John Dickson Carr was an American author whose two main protagonists, Dr. Gideon Fell and Sir Henry Merrivale, were English in typically English settings, especially country villages and estates. He also published as Carter Dickson, Carr Dickson and Roger Fairbairn.
Carr is usually included in any list of the greatest writers of the “Golden Age” mysteries, i.e. the “whodunnit”, often with a convoluted plot, an extensive list of suspects, and in which the mystery is the brain-teaser. Carr was a master of the locked room mystery, in which a detective solves an apparently impossible crime. In 1981 a panel of mystery authors and reviewers selected the Dr. Fell mystery The Hollow Man (1935), as the best locked-room mystery of all time.
Carr wrote 23 Dr. Gideon Fell novels from 1933 through to 1967 as well as a few short stories. Dr. Fell is full-figured, i.e. he is fat, with a moustache; he wears a cape and a broad-brimmed hat and was supposedly modeled on G.K. Chesterton. In the early books he was introduced as a lexicographer but this description gradually disappeared and later he was described as working on a monumental history of the beer-drinking habits of the English people.
Fell is an amateur sleuth, frequently called upon by the police, whom he drives mad, as was the fashion between the wars, by refusing to reveal his deductions until he has arrived at a complete solution to the problem (this is typical of the gentleman detective of that era). Dr. Fell is a master at solving locked-room mysteries and is an expert at demonology. Contrary to many of the amateur detectives who were introduced during the Golden Age of murder mystery, he does not have a side-kick (foil, fool, biographer or otherwise) but frequently enlists one of the (invariabley innocent) suspects in that role.
Superficially Sir Henry Merrivale is quite similar to Fell. Both are large, blustery, upper-class, eccentric Englishmen somewhere between middle-aged and elderly. While Dr. Fell, is so fat he can walk only with the aid of two canes, Merrivale, although endowed with a majestic "corporation", is physically active and is feared for his ill-temper and noisy rages. He is a well-to-do descendant of the "oldest baronetcy" in England, and a member of the Establishment. In the early novels he is the head of the British Secret Service and has qualified as both a lawyer and a medical doctor.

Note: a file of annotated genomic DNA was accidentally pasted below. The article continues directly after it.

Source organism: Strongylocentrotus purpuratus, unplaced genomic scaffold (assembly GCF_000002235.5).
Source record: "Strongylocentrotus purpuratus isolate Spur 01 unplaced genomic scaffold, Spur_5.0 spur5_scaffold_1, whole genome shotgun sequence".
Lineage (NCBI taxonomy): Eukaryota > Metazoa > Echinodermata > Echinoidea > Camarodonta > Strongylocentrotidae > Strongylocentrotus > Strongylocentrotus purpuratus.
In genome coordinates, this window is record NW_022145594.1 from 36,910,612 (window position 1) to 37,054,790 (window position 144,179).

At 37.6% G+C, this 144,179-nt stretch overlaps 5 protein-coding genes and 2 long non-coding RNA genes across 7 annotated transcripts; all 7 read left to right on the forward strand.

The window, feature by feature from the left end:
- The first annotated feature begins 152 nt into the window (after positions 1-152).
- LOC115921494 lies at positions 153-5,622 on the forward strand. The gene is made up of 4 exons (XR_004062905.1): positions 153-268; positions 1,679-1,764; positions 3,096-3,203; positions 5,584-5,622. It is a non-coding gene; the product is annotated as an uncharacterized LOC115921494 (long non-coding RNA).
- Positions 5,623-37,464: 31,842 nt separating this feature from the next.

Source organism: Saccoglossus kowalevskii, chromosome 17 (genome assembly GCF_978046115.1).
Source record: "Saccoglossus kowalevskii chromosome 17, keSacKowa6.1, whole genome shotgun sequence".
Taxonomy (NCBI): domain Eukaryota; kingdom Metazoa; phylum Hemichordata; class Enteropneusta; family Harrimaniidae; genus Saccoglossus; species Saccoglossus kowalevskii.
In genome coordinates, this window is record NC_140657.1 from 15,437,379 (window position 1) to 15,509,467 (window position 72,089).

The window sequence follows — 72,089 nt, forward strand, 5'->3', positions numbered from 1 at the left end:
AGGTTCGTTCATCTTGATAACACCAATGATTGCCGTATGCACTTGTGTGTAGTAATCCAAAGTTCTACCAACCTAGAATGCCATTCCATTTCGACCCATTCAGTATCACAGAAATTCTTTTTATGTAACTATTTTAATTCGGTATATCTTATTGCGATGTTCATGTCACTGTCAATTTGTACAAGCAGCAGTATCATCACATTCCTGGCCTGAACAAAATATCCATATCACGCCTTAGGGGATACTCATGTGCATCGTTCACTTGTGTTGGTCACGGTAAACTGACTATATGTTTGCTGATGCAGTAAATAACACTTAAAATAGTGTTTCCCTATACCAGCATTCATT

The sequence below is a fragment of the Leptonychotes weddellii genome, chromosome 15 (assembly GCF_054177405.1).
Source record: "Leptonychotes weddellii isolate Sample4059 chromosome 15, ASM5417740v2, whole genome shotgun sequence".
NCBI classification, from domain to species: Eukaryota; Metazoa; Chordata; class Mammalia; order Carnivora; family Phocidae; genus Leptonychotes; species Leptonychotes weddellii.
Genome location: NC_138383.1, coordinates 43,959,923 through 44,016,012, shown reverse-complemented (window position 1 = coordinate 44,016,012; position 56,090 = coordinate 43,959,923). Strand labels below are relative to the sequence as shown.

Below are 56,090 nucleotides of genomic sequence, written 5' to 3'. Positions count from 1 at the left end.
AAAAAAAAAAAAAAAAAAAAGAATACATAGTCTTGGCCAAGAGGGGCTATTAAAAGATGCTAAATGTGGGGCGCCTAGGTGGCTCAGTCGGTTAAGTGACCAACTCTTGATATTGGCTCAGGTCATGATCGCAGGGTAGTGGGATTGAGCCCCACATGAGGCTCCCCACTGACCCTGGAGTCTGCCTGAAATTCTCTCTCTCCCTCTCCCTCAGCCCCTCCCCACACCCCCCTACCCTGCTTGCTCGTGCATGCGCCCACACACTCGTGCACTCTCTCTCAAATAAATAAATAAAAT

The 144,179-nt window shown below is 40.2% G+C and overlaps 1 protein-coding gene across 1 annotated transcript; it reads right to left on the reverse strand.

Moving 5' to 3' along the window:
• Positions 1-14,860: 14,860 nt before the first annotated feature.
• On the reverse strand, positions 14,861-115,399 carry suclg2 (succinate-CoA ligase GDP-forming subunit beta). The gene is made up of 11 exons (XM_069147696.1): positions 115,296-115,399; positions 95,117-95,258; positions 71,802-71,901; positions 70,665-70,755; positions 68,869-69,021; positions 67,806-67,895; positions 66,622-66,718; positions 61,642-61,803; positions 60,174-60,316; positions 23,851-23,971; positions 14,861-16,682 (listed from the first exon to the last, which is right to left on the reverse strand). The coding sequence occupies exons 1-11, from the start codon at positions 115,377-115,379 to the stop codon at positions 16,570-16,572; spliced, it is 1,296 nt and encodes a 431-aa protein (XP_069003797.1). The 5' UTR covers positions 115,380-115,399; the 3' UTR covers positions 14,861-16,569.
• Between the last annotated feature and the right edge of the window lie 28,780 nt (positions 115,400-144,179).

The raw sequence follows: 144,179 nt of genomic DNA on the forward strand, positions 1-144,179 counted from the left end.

Henri Bencolin, Carr's first series detective, appeared in five "locked-room" and "impossible crime" mystery novels of the 1930s, and in four short stories even earlier. He is a juge d’instruction (examining magistrate) in the French judicial system. Bencolin is one of Carr’s early characters and moves from being kindly in the early stories to being satanic and cruel later and seeming to delight in his cruelty. Later, after his career as an author was established, Carr thought Bencolin was too overwhelming and he wanted to create a softer, more likeable detective. The result was Dr. Fell.
Books by Carr (Carter Dickson) and other authors are available from Mystery & Mayhem on the home age under various categories such as Tough Guy PI.